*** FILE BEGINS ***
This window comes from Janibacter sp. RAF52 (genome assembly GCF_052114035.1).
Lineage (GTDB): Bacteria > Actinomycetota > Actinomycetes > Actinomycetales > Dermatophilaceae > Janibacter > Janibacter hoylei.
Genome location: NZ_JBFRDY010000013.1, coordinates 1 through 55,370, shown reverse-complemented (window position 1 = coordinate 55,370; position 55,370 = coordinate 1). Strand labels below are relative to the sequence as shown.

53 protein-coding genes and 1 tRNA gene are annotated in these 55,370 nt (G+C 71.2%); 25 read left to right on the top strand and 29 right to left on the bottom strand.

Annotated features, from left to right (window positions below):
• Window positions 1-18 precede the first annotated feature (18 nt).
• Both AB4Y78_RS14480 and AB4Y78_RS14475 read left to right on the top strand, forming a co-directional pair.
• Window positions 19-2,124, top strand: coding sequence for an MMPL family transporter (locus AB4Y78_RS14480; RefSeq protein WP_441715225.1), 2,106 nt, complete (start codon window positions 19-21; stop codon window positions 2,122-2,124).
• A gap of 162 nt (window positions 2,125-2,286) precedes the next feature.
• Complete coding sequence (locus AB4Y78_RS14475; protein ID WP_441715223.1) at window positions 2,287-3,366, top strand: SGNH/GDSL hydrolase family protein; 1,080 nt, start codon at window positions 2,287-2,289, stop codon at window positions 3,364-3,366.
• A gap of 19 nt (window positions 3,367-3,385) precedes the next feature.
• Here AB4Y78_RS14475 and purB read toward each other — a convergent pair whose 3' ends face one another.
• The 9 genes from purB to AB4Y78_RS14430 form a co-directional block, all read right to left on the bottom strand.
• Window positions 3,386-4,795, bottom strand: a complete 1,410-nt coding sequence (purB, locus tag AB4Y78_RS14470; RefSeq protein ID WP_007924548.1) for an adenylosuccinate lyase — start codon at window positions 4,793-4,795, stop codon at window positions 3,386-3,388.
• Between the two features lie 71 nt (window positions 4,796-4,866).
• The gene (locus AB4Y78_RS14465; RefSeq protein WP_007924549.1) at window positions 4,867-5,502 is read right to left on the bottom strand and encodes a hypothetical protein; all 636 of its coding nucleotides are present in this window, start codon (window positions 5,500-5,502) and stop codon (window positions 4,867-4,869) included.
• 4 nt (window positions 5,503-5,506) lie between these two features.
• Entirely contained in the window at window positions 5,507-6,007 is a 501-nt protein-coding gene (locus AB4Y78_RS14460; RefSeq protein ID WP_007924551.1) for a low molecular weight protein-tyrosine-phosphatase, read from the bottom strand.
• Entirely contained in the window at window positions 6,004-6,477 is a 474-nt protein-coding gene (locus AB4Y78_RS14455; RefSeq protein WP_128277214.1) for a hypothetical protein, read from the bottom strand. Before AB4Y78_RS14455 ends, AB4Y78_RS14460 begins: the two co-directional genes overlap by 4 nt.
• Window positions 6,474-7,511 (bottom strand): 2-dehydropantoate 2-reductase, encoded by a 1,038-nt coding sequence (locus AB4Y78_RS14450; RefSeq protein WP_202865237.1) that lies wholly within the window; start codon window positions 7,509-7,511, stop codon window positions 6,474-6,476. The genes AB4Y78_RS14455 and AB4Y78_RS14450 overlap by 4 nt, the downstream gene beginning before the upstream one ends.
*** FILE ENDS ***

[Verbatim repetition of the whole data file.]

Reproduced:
This window comes from Janibacter sp. RAF52 (genome assembly GCF_052114035.1).
Lineage (GTDB): Bacteria > Actinomycetota > Actinomycetes > Actinomycetales > Dermatophilaceae > Janibacter > Janibacter hoylei.
Genome location: NZ_JBFRDY010000013.1, coordinates 1 through 55,370, shown reverse-complemented (window position 1 = coordinate 55,370; position 55,370 = coordinate 1). Strand labels below are relative to the sequence as shown.

53 protein-coding genes and 1 tRNA gene are annotated in these 55,370 nt (G+C 71.2%); 25 read left to right on the top strand and 29 right to left on the bottom strand.

Annotated features, from left to right (window positions below):
• Window positions 1-18 precede the first annotated feature (18 nt).
• Both AB4Y78_RS14480 and AB4Y78_RS14475 read left to right on the top strand, forming a co-directional pair.
• Window positions 19-2,124, top strand: coding sequence for an MMPL family transporter (locus AB4Y78_RS14480; RefSeq protein WP_441715225.1), 2,106 nt, complete (start codon window positions 19-21; stop codon window positions 2,122-2,124).
• A gap of 162 nt (window positions 2,125-2,286) precedes the next feature.
• Complete coding sequence (locus AB4Y78_RS14475; protein ID WP_441715223.1) at window positions 2,287-3,366, top strand: SGNH/GDSL hydrolase family protein; 1,080 nt, start codon at window positions 2,287-2,289, stop codon at window positions 3,364-3,366.
• A gap of 19 nt (window positions 3,367-3,385) precedes the next feature.
• Here AB4Y78_RS14475 and purB read toward each other — a convergent pair whose 3' ends face one another.
• The 9 genes from purB to AB4Y78_RS14430 form a co-directional block, all read right to left on the bottom strand.
• Window positions 3,386-4,795, bottom strand: a complete 1,410-nt coding sequence (purB, locus tag AB4Y78_RS14470; RefSeq protein ID WP_007924548.1) for an adenylosuccinate lyase — start codon at window positions 4,793-4,795, stop codon at window positions 3,386-3,388.
• Between the two features lie 71 nt (window positions 4,796-4,866).
• The gene (locus AB4Y78_RS14465; RefSeq protein WP_007924549.1) at window positions 4,867-5,502 is read right to left on the bottom strand and encodes a hypothetical protein; all 636 of its coding nucleotides are present in this window, start codon (window positions 5,500-5,502) and stop codon (window positions 4,867-4,869) included.
• 4 nt (window positions 5,503-5,506) lie between these two features.
• Entirely contained in the window at window positions 5,507-6,007 is a 501-nt protein-coding gene (locus AB4Y78_RS14460; RefSeq protein ID WP_007924551.1) for a low molecular weight protein-tyrosine-phosphatase, read from the bottom strand.
• Entirely contained in the window at window positions 6,004-6,477 is a 474-nt protein-coding gene (locus AB4Y78_RS14455; RefSeq protein WP_128277214.1) for a hypothetical protein, read from the bottom strand. Before AB4Y78_RS14455 ends, AB4Y78_RS14460 begins: the two co-directional genes overlap by 4 nt.
• Window positions 6,474-7,511 (bottom strand): 2-dehydropantoate 2-reductase, encoded by a 1,038-nt coding sequence (locus AB4Y78_RS14450; RefSeq protein WP_202865237.1) that lies wholly within the window; start codon window positions 7,509-7,511, stop codon window positions 6,474-6,476. The genes AB4Y78_RS14455 and AB4Y78_RS14450 overlap by 4 nt, the downstream gene beginning before the upstream one ends.